A biaxially oriented polypropylene ply having a thickness of 1 mil has saran coatings of 0.1 mil applied to both of its surfaces. This saran coated polypropylene ply is bonded to the saran coated regenerated cellulose film at the inner surface by a polyurethane polyisocyanate resin sold under the Trademark Adcote 301-350 by Morton Chemical Company.

The inner laminate of the duplex package consists of a biaxially oriented polypropylene film having a thickness of 1 mil with saran coatings of 0.1 mil applied to both of its surfaces.

The duplex package is formed by disposing edges of the outer and inner laminate of the film between the opposite edges of the outer and inner laminate as noted in FIG. 3. The duplex package then is sealed by the thermal means. The package which has a diameter of 5 inches is cut to a length of 6 feet and clipped at an end to provide a tubular mold of about 6 feet in length. The resulting mold has excellent resistance to tearing and excellent resistance to stretch (0.5%) when stuffed with a cheese curd at a pressure of 10 psig. The package withstands a pressure of slightly over 20 psig without breakage.

Patent Citations
Cited PatentFiling datePublication dateApplicantTitle
US3037868 *Sep 24, 1959Jun 5, 1962American Viscose CorpShrinkable moistureproof food wrapping material
US3248040 *Sep 18, 1964Apr 26, 1966Du PontDouble-wall flexible package
US3250384 *Jan 27, 1964May 10, 1966Milprint IncMultiple layer rupturable packaging film and containers therefrom
US3445324 *Dec 6, 1966May 20, 1969Curwood IncFlexible wrapping material
US3539439 *Sep 21, 1964Nov 10, 1970Exxon Research Engineering CoPolyolefin laminates
US3607519 *Aug 7, 1967Sep 21, 1971Tee Pak IncLamination of plastic packaging films
US3630826 *May 23, 1968Dec 28, 1971Tee Pak IncWater and oxygen impermeable film laminate bonded by saran and polyisocyanate with a curing agent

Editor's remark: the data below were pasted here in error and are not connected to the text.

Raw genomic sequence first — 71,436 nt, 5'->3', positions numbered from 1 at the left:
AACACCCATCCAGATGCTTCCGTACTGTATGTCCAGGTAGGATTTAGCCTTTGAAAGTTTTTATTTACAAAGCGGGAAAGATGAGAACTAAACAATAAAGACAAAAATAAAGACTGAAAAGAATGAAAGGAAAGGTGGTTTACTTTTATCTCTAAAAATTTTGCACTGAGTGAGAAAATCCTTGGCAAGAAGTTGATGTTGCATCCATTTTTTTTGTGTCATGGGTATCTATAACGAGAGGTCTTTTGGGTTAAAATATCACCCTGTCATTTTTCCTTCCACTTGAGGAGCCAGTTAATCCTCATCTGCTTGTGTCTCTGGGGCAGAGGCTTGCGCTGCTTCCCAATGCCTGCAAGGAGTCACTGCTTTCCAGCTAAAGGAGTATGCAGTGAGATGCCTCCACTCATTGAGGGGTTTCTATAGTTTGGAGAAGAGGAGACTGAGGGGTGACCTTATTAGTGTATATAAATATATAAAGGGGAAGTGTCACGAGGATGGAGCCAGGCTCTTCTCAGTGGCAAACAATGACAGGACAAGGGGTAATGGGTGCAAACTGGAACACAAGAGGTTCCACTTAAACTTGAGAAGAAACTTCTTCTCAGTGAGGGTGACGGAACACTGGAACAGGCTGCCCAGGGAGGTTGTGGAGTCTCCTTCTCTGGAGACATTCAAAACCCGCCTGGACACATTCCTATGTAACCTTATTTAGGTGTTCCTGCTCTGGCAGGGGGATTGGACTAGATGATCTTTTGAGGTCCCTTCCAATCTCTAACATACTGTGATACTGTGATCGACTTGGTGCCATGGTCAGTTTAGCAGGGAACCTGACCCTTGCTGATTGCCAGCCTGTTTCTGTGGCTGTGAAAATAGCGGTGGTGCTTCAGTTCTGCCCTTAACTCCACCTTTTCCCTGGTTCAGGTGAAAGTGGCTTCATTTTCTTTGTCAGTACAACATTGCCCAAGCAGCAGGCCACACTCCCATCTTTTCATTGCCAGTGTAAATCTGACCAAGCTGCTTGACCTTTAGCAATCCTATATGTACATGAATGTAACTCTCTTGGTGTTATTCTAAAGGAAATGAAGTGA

US3753828 *Jun 11, 1971Aug 21, 1973Tee Pak IncMethod of preparing oxygen impermeable film laminate
US3775217 *Oct 12, 1971Nov 27, 1973Du PontContinuous process and apparatus for laminating an oriented thermoplastic film to wet cellulose
Referenced by
Citing PatentFiling datePublication dateApplicantTitle
US4054703 *Apr 30, 1976Oct 18, 1977Joseph BoehmDrapery heading
US4172163 *Jun 5, 1978Oct 23, 1979Dennison Manufacturing CompanyChemically-resistant adhesives and labels
US4181239 *Mar 8, 1978Jan 1, 1980U C B, Societe AnonymePlastics container for pressurized carbonated beverages
US4296156 *Dec 26, 1979Oct 20, 1981Union Carbide CorporationMultilayer film including a polyurethane
US4306584 *Nov 7, 1979Dec 22, 1981Dragerwerk AktiengesellschaftDiaphragm for a breath-controlled dosaging valve
US4313986 *Dec 7, 1979Feb 2, 1982Dennison Manufacturing CompanyChemically-resistant adhesives and labels
US4348437 *Jun 10, 1981Sep 7, 1982Union Carbide CorporationPuncture-resistant heat shrinkable multilayer packaging film
US4418841 *Sep 29, 1981Dec 6, 1983American Can CompanyMultiple layer flexible sheet structure
US4445543 *Sep 20, 1982May 1, 1984Shell Research LimitedFlexible hose for liquefied gases
US4551371 *Nov 4, 1983Nov 5, 1985American Can CompanyMultiple layer flexible sheet structure
US4614208 *Feb 13, 1984Sep 30, 1986Wirsbo Bruks AktiebolagGaseous diffusion resistant tube
US5067879 *Sep 18, 1990Nov 26, 1991Carpenter Walter LPeristaltic pump system
US5102699 *Aug 10, 1990Apr 7, 1992E. I. Du Pont De Nemours And CompanySolvent blockers and multilayer barrier coatings for thin films
US5225288 *May 21, 1992Jul 6, 1993E. I. Du Pont De Nemours And CompanySolvent blockers and multilayer barrier coatings for thin films
US5910346 *Jun 7, 1995Jun 8, 1999Btg International LimitedTubular materials
Legal Events
DateCodeEventDescription
Dec 9, 1982ASAssignment
Owner name: BUFPAK CORPORATION A DE CORP.
Free format text: ASSIGNMENT OF ASSIGNORS INTEREST.;ASSIGNOR:CONTINENTAL GROUP, INC., THE A NY CORP. OF NY;REEL/FRAME:004089/0336
Effective date: 19811214
Dec 19, 1982ASAssignment
Owner name: CONTINENTAL GROUP, INC., A CORP. OF N.Y.
Free format text: ASSIGNMENT OF ASSIGNORS INTEREST.;ASSIGNOR:TEEPAK INC.;REEL/FRAME:004089/0312
Effective date: 19811214
Oct 17, 1983ASAssignment
Owner name: TEEPAK, INC., A DE CORP.
Free format text: ASSIGNMENT OF ASSIGNORS INTEREST. EFFECTIVE JULY 1, 1983.;ASSIGNOR:BUFPAK CORPORATION A DE CORP;REEL/FRAME:004185/0588
Effective date: 19830922
Jun 24, 1986ASAssignment
Owner name: TEEPAK INVESTMENTS, INC., 103 SPRINGER BUILDING, 3
Free format text: ASSIGNMENT OF ASSIGNORS INTEREST.;ASSIGNOR:TEEPAK, INC.;REEL/FRAME:004566/0023
Effective date: 19860301